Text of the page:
On the following day, another Chinese assault was repulsed. On the 25th, the deadly Chinese tactic was repeated—a mine blew, followed by an assault that obliged a number of legionnaires to keep the assailants at bay while their comrades worked to repair the damage. Four more legionnaires perished and another twelve were wounded. At eleven thirty in the evening of February 27, more mines exploded, followed by an assault on three different points of the defenses. The Chinese swarmed on the breaches, waving their black flags and hurling grenades and satchels of powder. “For nearly 30 minutes, the fighting continued hand-to-hand on the breaches, the combatants separated only by the bamboo palisades which crowned the defenses,” Dominé wrote in his diary. By dawn, repeated attacks had been driven off, but the Legion had lost another three dead, including an officer, and nine wounded.

The garrison’s situation was desperate. Only 180 rifles were in working order to defend a perimeter 1,200 yards long, 120 yards of which had been destroyed by mines. On March 1, the garrison heard firing to the south and suspected that it was a relief force. But Domine’s troops were too exhausted to mount a breakout. When Chinese firing redoubled on March 2, many must have feared that they might be overwhelmed before the relief could arrive.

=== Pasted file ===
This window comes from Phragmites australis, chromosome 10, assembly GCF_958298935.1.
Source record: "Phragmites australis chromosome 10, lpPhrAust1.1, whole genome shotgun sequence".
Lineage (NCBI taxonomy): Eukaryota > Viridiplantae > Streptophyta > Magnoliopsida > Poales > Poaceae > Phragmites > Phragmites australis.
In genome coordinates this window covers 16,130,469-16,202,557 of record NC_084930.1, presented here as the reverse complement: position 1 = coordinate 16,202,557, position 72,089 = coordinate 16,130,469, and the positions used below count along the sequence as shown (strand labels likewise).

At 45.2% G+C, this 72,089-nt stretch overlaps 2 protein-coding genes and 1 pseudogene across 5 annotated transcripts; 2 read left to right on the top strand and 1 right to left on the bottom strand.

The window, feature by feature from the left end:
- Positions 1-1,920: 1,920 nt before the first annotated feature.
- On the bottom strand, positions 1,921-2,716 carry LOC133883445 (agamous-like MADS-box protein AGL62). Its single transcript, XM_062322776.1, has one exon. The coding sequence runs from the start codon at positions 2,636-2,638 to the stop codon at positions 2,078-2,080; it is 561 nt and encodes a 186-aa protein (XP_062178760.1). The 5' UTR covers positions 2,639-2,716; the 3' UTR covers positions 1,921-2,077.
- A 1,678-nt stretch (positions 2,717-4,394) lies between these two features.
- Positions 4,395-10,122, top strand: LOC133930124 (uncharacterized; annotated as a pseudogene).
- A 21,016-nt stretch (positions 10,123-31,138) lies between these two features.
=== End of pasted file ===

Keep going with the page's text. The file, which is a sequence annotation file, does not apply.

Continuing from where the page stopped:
In fact, the Chinese firing had masked their withdrawal. On March 3, the garrison woke up to discover that the Chinese had decamped in the night. The reason soon became clear—that very afternoon, the relief column, which had left Lang Son on February 16, stumbled up the track along the Clear River after fighting a desperate action at Hoa Moc against a blocking force that cost more killed than had perished in the entire siege—indeed, Hoa Moc was the most murderous battle fought by the French in Tonkin since their 1883 invasion. For many in the relief force, the sight of Tuyen Quang was a sobering one: “All the approaches [to Tuyen Quang] —churned, blasted, lamentable—were covered with corpses and the carrion rotted in the air,” Huguet complained. “The pestilential emanations of all of these putrid corpses turned your stomach …” “What a spectacle! What desolation! What ruin!” exclaimed Boisset when he emerged from the citadel to walk over a battlefield littered with abandoned weapons and tools of the siege, and furrowed with almost six miles of trenches. “Our liberators cannot believe their eyes.” So impressive was the defense of Tuyen Quang that the government ordered the publication of Domine’s journal in the Journal officiel, while a separate edition was printed and distributed to garrison libraries throughout France and the colonies. But France’s, and the Legion’s, trials in Indochina had only begun.